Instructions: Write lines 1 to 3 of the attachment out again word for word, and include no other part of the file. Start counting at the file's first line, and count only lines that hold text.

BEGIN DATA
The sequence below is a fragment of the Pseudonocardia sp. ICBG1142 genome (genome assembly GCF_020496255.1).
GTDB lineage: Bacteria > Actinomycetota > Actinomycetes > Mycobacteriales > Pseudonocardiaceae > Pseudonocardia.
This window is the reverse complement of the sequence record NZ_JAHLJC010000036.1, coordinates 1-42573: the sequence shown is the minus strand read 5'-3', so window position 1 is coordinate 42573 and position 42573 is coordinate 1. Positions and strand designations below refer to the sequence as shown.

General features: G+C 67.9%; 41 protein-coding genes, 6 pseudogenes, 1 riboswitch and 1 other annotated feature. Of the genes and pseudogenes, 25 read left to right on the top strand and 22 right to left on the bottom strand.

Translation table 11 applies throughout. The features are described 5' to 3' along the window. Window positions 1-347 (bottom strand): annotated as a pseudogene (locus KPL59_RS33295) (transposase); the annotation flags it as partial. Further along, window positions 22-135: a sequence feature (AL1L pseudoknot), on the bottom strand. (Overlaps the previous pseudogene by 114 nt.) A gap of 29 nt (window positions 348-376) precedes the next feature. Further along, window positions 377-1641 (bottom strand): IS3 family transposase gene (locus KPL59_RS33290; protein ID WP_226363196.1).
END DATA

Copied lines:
The sequence below is a fragment of the Pseudonocardia sp. ICBG1142 genome (genome assembly GCF_020496255.1).
GTDB lineage: Bacteria > Actinomycetota > Actinomycetes > Mycobacteriales > Pseudonocardiaceae > Pseudonocardia.
This window is the reverse complement of the sequence record NZ_JAHLJC010000036.1, coordinates 1-42573: the sequence shown is the minus strand read 5'-3', so window position 1 is coordinate 42573 and position 42573 is coordinate 1. Positions and strand designations below refer to the sequence as shown.